I’ll come right out and say it, the Coronavirus Pandemic has officially changed the way we watched movies, likely forever. With cinemas across the globe practically shuttered, movie fans have had to resort to relying on streaming services, the internet and satellite as well as cable to get their entertainment fix.
But let’s face it, when it comes to trying to lower the rate of infection for something as deadly and serious as Covid-19, film and entertainment is not a high consideration for most of us. Yes, it proves to be a good distraction, especially for everyone in self-quarantine, but that’s all it really is – a good distractive outlet.
For film though, therein lies the problem. Social distancing has effectively neutered the cinema for the foreseeable future, until that is a cure is found for Covid-19. Hollywood has already accepted this fact, which is why this year’s summer blockbuster season is effectively dead. With big, highly-anticipated films like Black Widow, Mulan and Ghostbusters: Afterlife postponed to later this year, cinema will effectively not have a summer movie season for the first time since the mid-70s.
Most studios have thrown their hands up already, delaying their releases as well as productions of major films. Universal for instance has delayed Fast & Furious 9 all the way to 2021, hinting rather clairvoyantly that time frame next year as when things would truly get back to normal for the entertainment industry.
It is anyone’s guess if that comes true but a couple of things do come to mind –will there be enough cinemas left standing by this time next year and will enough audiences muster up the courage to overcome their fear of social distancing to go watch a movie. The answer is best provided through a scenario – if Covid-19 had reared its ugly head this time last year, then the world’s biggest movie, Avengers: Endgame would have earned absolutely fuck-all.
Therein lays the problem with most films these days, the expansive production budgets, which require a high return at the box-office to ensure profitability. This is of course totally workable when there is a cinema ecosystem combined with interested audiences in play, but take that out of the equation and there isn’t really much to ensure a good return on the dollar.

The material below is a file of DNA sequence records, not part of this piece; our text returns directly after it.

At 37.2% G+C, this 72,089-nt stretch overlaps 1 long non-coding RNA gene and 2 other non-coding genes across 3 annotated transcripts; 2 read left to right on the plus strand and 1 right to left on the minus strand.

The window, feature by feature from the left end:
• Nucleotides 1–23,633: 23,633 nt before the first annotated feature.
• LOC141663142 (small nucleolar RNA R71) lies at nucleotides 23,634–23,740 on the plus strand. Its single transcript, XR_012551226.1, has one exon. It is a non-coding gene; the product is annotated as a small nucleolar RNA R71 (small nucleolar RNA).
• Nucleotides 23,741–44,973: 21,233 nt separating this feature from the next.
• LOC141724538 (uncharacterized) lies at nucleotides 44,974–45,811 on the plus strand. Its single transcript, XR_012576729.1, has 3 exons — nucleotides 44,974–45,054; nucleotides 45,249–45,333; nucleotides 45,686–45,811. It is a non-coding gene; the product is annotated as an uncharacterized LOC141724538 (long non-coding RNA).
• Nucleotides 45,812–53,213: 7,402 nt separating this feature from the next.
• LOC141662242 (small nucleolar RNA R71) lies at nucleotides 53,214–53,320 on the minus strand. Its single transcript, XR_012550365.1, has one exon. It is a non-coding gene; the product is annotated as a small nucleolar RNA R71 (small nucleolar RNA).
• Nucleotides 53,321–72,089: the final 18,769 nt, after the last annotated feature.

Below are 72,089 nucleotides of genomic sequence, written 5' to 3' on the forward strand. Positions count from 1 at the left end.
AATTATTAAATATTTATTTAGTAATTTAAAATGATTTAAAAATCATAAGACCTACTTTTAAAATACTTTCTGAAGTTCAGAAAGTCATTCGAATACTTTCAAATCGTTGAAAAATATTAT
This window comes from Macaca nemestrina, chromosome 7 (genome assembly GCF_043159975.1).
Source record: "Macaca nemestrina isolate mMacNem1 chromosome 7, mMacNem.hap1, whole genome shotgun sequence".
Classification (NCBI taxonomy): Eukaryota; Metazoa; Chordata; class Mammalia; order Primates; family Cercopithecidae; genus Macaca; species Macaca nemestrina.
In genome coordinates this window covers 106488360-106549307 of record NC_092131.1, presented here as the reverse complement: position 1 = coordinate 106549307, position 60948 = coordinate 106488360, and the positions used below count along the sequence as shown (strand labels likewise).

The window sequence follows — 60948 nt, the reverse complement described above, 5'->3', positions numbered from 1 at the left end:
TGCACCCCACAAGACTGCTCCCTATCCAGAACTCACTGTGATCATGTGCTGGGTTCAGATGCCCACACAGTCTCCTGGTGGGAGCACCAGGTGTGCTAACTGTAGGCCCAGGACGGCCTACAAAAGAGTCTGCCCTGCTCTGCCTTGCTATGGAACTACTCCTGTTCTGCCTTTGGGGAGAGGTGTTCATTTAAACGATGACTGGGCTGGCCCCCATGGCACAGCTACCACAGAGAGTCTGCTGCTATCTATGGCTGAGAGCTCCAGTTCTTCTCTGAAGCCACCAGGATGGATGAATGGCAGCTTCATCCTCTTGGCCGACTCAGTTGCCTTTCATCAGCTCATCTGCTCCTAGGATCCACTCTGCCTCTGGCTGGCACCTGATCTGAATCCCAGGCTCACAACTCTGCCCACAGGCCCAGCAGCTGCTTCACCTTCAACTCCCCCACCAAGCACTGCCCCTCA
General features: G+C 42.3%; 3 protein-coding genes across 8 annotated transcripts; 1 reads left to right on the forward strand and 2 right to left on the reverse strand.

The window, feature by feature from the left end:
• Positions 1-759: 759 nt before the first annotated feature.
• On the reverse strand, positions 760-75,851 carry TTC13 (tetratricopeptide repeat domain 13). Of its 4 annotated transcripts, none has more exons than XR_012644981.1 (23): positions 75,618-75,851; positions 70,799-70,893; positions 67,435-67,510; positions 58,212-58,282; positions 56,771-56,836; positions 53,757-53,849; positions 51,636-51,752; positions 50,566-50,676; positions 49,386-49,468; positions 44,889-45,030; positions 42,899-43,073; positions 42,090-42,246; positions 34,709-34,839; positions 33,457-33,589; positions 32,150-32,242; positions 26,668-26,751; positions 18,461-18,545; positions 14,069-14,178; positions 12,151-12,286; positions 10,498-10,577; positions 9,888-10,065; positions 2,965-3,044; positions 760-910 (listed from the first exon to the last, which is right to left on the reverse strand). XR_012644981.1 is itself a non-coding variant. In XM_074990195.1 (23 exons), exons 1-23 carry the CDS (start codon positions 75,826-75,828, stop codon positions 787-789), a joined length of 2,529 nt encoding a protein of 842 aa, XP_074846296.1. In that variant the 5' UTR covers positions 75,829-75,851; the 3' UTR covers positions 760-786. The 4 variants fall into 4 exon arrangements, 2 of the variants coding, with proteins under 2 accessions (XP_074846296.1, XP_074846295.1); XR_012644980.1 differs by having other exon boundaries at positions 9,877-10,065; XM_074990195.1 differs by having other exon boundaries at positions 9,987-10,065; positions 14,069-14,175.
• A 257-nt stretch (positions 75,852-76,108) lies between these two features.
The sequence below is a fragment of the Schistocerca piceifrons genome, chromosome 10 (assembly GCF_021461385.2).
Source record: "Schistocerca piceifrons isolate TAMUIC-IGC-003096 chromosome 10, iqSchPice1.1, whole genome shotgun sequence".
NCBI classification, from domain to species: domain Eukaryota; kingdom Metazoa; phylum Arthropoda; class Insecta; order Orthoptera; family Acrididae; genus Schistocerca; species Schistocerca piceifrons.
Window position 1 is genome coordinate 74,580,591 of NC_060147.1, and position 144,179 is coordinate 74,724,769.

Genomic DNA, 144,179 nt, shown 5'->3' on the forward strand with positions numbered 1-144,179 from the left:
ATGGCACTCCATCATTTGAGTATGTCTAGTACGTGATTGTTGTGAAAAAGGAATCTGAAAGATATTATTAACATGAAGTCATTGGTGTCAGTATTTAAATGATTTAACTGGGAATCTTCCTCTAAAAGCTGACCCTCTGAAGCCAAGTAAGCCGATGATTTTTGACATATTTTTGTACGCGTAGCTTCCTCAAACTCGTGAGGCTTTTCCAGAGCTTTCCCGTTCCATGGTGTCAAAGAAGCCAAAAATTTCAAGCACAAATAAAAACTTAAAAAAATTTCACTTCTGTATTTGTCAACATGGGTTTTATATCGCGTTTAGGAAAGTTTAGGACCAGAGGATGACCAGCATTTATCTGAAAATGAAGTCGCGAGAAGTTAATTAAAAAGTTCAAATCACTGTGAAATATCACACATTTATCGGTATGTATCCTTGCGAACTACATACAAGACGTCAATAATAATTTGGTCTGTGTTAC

Streaming would be a good avenue, but Hollywood has to revise its strategy in some ways if it is to maintain a healthy profit. This equates to more modest productions that mirror the formula Blumhouse has managed to utilise quite successfully, i.e. smaller films, smaller budgets and good stories. However it is easier said than done as Hollywood is already pretty much set in their ways.
I can only relate this to the last time I went to the cinema, which was to watch the rather abysmal and un-entertaining Doctor Dolittle. Spending approximately RM36 for a pair of tickets, it was undoubtedly a waste of money. Operating an entertainment site like this, would have dictated that I spend more time in cinemas, but unfortunately few and far films in between have managed to capture my interest enough to warrant me parting with my hard earned cash for the price of an admission.
The ticket prices and expensive concession prices for food and drink are not the only deterrent. At the very core of it is people want to be entertained, but personally speaking, only a handful of films have managed to do so for me in the last year. I dare say, Avengers: Endgame fit that bill by not only entertaining but also serving as a cinematic event to remember for a long time to come.
But for a film to have those qualities today is akin to capturing lightning in a bottle or building a fan base and interest like what Marvel Studios have done over the course of a decade. It is a formula not easily replicated, a fact a tent pole franchise like Star Wars found out just recently.
For arguments sake, yes, Rise of Skywalker did great business – well over a billion dollars, which is nothing to scoff at. But based on its critical reception and lower box-office yield, it was decisively less successful than the two films that preceded it. I myself did not watch the end of the Skywalker saga culminate on the big screen, not for a lack of time, but rather a lack of interest in the new trilogy.
Having being granted an opportunity recently to watch it on digital download for virtually nothing, I was relief and glad that I didn’t waste time or money watching that mess of a film on the big screen. Now with the Coronavirus Pandemic spreading fear and terror across the world, in all likelihood it will be a while before we see another film as bad or average break the billion dollar barrier again.
In the months ahead, it will be interesting to see what the entertainment industry does to rebound against this setback. Streaming and video-on-demand may be an avenue to consider, which recently-released films such as Bloodshot, Pixar’s Onward and Birds of Prey have taken advantage off. Their success in the secondary film market may prove to be a viable option for studios to regroup revenues loss at the box-office for the moment.
However with mega budget films like Wonder Woman 1984 and No Time To Die requiring the tried and tested cinematic formula to guarantee success, that plan is perhaps, far from being a consideration. This is why adopting the waiting game seems to be the best bet for the moment, especially with a slate of films in the pipeline also facing production delays.
But as China has unfortunately proven, the reopening of cinemas may not receive the positive response from cinemagoers. A hard reality the Chinese entertainment industry witnessed for itself recently when 500 of its cinemas hardly received any customers.
It could be a similar scenario on a global scale the film industry will have to face and come to terms with for at least a year ahead, regardless how highly-anticipated or ‘big’ some of these blockbuster films or franchises may seem to be.